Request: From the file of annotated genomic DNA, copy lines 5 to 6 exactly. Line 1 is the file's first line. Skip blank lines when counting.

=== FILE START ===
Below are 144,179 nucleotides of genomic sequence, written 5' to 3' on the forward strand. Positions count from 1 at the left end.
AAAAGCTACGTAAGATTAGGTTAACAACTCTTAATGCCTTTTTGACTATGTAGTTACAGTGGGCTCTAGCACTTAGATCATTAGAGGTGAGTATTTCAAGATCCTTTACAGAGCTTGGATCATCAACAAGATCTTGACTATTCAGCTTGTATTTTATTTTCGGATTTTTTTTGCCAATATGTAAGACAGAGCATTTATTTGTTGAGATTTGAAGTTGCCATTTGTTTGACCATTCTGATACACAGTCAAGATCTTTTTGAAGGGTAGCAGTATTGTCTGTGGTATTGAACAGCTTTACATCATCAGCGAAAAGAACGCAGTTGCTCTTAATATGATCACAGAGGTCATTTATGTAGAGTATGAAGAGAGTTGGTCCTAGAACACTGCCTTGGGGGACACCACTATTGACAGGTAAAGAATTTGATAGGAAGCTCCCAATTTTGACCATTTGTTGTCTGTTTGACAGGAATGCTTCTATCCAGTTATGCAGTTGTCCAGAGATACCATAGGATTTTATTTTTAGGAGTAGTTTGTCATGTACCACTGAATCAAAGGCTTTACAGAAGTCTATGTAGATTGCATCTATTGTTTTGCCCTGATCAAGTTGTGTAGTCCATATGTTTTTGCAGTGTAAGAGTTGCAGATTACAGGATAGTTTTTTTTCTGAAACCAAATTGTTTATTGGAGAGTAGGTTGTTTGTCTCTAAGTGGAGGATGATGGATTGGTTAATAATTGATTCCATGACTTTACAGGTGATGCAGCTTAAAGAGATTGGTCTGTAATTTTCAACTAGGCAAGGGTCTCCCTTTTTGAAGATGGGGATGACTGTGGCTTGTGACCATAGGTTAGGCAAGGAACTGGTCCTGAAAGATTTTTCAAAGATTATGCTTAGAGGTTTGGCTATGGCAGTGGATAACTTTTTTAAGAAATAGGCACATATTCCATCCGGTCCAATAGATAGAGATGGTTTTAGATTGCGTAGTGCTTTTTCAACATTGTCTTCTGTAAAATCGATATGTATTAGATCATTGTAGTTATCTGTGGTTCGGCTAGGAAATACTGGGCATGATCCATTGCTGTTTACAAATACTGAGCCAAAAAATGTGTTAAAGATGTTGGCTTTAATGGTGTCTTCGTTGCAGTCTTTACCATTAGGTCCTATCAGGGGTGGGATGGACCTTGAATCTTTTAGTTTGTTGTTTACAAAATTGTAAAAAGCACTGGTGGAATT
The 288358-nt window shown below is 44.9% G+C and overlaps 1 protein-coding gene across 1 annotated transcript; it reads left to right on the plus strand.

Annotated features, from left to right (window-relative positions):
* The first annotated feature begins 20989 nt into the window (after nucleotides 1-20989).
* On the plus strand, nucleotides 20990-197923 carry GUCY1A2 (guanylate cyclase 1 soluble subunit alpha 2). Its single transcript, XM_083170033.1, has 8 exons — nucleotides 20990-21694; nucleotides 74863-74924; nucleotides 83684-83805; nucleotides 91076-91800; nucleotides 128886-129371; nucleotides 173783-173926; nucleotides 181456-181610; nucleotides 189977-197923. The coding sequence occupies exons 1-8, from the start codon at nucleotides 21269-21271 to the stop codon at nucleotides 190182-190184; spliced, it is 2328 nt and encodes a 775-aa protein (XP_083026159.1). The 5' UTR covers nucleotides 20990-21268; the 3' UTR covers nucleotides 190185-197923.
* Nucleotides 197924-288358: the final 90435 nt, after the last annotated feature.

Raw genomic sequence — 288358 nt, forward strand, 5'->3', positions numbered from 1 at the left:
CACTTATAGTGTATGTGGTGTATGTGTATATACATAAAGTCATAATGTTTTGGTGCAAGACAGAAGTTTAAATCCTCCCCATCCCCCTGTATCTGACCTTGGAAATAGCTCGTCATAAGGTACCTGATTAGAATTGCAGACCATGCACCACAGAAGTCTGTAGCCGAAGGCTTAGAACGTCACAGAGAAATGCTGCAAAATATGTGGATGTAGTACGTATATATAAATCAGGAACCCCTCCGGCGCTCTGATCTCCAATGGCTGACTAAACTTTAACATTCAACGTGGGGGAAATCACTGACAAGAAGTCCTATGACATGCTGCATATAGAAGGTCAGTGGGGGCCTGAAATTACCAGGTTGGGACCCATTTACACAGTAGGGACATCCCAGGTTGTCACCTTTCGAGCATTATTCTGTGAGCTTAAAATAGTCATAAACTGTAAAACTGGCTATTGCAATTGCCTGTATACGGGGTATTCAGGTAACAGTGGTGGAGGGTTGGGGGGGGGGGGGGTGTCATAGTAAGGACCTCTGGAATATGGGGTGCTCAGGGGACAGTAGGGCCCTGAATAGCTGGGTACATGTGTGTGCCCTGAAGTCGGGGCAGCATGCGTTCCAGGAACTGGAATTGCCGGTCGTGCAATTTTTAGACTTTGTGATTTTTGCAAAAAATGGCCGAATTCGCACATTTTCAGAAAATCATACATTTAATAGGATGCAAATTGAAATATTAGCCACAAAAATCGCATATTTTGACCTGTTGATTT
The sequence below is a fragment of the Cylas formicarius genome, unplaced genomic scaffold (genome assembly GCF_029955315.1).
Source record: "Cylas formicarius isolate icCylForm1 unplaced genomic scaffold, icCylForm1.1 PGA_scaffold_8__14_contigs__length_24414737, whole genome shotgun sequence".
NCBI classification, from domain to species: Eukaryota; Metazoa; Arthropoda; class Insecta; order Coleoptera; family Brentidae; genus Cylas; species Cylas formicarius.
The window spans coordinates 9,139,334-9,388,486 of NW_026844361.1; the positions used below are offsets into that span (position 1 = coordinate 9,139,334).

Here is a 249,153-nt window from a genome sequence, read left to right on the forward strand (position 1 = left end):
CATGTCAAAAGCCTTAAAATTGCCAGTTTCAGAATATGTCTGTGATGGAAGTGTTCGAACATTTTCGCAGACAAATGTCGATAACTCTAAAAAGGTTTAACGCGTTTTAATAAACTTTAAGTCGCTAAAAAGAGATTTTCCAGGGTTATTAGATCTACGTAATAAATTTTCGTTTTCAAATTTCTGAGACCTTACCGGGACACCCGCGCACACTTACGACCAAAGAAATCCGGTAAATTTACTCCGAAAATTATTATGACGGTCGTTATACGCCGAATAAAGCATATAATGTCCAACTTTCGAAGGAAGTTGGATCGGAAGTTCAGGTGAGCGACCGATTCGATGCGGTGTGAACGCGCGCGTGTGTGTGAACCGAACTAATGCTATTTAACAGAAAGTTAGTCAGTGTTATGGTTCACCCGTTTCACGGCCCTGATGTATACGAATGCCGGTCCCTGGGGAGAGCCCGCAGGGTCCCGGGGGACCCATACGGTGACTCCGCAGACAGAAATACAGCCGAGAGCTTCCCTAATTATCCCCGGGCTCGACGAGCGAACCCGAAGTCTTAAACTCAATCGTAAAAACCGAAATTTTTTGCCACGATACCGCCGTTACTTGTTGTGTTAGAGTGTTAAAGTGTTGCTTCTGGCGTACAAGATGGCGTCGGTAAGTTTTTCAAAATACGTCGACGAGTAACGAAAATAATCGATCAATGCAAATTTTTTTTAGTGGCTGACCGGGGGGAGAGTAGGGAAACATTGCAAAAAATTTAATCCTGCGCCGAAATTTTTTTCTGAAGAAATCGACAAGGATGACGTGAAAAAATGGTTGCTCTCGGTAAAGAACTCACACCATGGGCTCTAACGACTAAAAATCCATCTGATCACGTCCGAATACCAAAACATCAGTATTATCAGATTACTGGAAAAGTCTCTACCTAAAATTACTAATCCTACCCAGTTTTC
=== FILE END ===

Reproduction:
* The first annotated feature begins 20989 nt into the window (after nucleotides 1-20989).
* On the plus strand, nucleotides 20990-197923 carry GUCY1A2 (guanylate cyclase 1 soluble subunit alpha 2). Its single transcript, XM_083170033.1, has 8 exons — nucleotides 20990-21694; nucleotides 74863-74924; nucleotides 83684-83805; nucleotides 91076-91800; nucleotides 128886-129371; nucleotides 173783-173926; nucleotides 181456-181610; nucleotides 189977-197923. The coding sequence occupies exons 1-8, from the start codon at nucleotides 21269-21271 to the stop codon at nucleotides 190182-190184; spliced, it is 2328 nt and encodes a 775-aa protein (XP_083026159.1). The 5' UTR covers nucleotides 20990-21268; the 3' UTR covers nucleotides 190185-197923.